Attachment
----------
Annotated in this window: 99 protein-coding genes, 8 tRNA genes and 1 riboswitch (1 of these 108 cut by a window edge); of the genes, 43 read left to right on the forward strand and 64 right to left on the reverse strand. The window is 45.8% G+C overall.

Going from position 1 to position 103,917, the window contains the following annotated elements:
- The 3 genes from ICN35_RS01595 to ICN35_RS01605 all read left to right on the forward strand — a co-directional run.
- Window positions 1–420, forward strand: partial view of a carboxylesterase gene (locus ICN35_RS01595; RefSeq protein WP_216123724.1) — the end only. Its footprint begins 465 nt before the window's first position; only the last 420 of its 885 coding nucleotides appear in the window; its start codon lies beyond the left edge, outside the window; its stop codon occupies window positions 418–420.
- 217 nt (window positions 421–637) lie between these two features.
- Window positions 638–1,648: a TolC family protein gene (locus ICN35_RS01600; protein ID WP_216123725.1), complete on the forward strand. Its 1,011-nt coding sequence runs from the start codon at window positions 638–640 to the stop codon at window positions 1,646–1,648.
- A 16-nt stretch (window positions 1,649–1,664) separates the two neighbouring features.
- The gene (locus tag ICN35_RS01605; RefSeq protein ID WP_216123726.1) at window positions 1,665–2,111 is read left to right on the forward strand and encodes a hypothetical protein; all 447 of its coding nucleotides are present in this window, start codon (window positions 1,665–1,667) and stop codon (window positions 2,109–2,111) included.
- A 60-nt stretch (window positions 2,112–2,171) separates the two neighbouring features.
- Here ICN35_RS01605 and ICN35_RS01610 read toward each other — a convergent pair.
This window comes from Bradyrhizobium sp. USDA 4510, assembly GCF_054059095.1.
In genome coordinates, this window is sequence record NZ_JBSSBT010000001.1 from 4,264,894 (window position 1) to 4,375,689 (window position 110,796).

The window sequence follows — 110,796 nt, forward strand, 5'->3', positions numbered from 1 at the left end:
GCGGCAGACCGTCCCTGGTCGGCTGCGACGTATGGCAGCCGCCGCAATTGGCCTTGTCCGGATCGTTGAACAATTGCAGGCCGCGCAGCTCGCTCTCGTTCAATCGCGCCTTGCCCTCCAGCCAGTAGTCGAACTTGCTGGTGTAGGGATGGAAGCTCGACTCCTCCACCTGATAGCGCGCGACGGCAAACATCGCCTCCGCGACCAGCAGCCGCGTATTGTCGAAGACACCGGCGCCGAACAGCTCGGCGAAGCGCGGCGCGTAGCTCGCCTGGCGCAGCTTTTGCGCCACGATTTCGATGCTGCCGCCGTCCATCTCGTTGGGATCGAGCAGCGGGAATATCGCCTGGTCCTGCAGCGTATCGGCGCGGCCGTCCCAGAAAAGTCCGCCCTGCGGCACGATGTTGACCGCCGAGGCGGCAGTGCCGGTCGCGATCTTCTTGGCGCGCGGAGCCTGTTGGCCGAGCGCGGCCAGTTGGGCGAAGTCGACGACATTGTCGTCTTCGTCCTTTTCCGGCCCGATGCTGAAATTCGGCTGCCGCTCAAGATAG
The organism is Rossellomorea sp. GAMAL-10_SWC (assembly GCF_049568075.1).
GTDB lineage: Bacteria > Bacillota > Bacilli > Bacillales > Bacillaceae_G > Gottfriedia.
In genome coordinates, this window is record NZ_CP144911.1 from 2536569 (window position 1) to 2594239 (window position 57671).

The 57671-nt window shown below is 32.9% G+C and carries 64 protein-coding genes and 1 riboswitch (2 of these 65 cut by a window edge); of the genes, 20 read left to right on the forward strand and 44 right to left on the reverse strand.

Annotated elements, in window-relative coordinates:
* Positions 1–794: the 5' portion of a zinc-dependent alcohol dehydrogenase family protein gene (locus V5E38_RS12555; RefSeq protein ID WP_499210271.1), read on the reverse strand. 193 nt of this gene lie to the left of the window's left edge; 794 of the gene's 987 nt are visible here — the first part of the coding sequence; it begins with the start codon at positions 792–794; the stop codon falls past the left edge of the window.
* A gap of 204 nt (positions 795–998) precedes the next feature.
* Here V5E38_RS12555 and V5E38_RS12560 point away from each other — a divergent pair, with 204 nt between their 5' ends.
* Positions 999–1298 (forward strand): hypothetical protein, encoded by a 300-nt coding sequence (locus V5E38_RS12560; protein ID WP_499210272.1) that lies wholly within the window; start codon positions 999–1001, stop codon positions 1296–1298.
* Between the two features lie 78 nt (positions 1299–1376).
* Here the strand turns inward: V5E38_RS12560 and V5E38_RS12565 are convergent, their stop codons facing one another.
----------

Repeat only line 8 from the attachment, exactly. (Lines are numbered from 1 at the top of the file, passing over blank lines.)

- The gene (locus tag ICN35_RS01605; RefSeq protein ID WP_216123726.1) at window positions 1,665–2,111 is read left to right on the forward strand and encodes a hypothetical protein; all 447 of its coding nucleotides are present in this window, start codon (window positions 1,665–1,667) and stop codon (window positions 2,109–2,111) included.